One Year Ago















The Twelve Points are a statement of conservative principles, objectives, philosophy, and additional guiding considerations, composed by Karl Born, a young Indianapolis writer and attorney, beginning in early 2008, completed on July 2, 2009.

The purpose of the Twelve Points is to serve as a delivery mechanism for distilled, concentrated conservative thinking, with the goal of returning clarity and completeness to popular conservatism, and spreading knowledge of the true principles of conservatism throughout the conservative community.

The idea for the Twelve Points, along with much of the content of the document itself, came from the "Seven Points," which was created by a group of conservative college students in 2003 at Indiana University: Grand Old Cause.

Even in light of the 2010 election results, the conservative movement has become confused and aimless. Certain essential conservative principles and considerations have faded from memory and lost their influence. The Twelve Points will help to solve this problem by reminding us of conservative thinking that we may not have considered recently, and by making that thinking available to new, developing conservatives.

Send your questions or ideas to the12points@gmail.com!


MONDAY, APRIL 26, 2010

On the Twelve Points and Conservative Principles, One Year Ago

I just found something that I wrote on conservative principles -- almost exactly a year ago.  As I wrote the Twelve Points, I made notes on every idea that entered my mind, including the use of the Twelve Points, how I could promote them, modifications that I intended to make to them, and the state of the conservative movement.  This passage concerns conservative principles, and more specifically, why we need to review them and declare them anew, from time to time:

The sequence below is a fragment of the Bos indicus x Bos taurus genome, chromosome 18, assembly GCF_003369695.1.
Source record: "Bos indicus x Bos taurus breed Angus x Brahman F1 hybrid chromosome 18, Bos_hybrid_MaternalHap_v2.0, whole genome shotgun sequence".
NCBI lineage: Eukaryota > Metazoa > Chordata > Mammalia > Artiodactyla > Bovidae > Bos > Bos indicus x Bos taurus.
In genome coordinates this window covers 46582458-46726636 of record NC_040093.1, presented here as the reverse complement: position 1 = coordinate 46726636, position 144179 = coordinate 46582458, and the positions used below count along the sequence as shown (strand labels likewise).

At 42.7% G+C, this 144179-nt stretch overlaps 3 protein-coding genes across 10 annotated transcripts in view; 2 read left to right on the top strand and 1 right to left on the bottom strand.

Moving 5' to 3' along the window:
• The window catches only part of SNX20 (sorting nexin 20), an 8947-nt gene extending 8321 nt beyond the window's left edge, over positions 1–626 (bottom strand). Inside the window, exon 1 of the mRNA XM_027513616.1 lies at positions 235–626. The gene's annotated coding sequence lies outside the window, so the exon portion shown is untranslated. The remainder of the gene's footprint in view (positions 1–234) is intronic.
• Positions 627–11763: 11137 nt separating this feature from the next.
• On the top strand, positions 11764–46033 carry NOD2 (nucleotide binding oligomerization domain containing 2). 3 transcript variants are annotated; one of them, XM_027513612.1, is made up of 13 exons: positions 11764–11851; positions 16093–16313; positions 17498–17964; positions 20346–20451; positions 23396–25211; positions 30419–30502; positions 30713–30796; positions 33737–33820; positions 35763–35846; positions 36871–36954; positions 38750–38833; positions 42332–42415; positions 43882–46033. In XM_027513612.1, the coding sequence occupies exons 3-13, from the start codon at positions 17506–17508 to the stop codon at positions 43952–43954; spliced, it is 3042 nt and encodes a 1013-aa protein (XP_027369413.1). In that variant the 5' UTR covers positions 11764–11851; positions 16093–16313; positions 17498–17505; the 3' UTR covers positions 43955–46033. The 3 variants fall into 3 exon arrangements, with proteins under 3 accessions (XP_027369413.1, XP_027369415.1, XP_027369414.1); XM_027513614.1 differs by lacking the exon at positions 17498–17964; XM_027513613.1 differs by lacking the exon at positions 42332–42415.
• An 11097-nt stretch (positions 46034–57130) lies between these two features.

Regarding the Twelve Points: without something like this, there is a high risk that people will adopt a "wrong answer."

This is not only an essential part of the solution, but also a beginning: once we know that we agree on the fundamental principles, we can create the actual agenda, and then the message. Most of this has been said before, at some point, but memories have faded, and most of us have "joined the program already in progress."  We have to affirm, from time to time, that this is what we believe, or we will wander too far away from it.

Just so that there is no misunderstanding, I did not believe, as I wrote this, that we would need to create the agenda and the message "from scratch." My belief was that alleged "conservatives" who have forgotten the accumulated wisdom that we call our "conservative principles" could not be expected to keep, implement, and defend them effectively.  Even now, in these august golden days of the Mount Vernon Statement, it is impossible to visit the comment threads under online newspaper articles without recognizing that many of the people who claim to be conservatives do not meet the kinds of standards that we ought to have, as a movement.  To solve that problem, if we care to solve it -- by which I mean, "If we care for our movement to have a future" -- we have two options.  We can either create a test to screen out all of the people who do not meet those standards, or we can communicate our principles to them and teach conservatism.  I chose the latter option, and that is why I created the Twelve Points.
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